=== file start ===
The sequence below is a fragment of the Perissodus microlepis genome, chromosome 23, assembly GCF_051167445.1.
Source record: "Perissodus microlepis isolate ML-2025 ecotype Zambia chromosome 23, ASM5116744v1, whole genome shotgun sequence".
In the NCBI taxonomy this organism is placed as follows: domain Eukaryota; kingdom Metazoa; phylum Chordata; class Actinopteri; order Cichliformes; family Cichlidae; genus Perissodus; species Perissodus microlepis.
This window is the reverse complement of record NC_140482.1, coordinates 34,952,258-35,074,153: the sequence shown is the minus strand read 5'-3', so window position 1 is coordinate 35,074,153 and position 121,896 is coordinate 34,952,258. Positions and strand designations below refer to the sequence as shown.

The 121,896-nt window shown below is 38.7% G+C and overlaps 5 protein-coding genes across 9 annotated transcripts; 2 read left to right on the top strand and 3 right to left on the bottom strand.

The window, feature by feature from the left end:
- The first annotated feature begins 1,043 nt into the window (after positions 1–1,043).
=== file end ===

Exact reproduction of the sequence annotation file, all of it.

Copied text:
The sequence below is a fragment of the Perissodus microlepis genome, chromosome 23, assembly GCF_051167445.1.
Source record: "Perissodus microlepis isolate ML-2025 ecotype Zambia chromosome 23, ASM5116744v1, whole genome shotgun sequence".
In the NCBI taxonomy this organism is placed as follows: domain Eukaryota; kingdom Metazoa; phylum Chordata; class Actinopteri; order Cichliformes; family Cichlidae; genus Perissodus; species Perissodus microlepis.
This window is the reverse complement of record NC_140482.1, coordinates 34,952,258-35,074,153: the sequence shown is the minus strand read 5'-3', so window position 1 is coordinate 35,074,153 and position 121,896 is coordinate 34,952,258. Positions and strand designations below refer to the sequence as shown.

The 121,896-nt window shown below is 38.7% G+C and overlaps 5 protein-coding genes across 9 annotated transcripts; 2 read left to right on the top strand and 3 right to left on the bottom strand.

The window, feature by feature from the left end:
- The first annotated feature begins 1,043 nt into the window (after positions 1–1,043).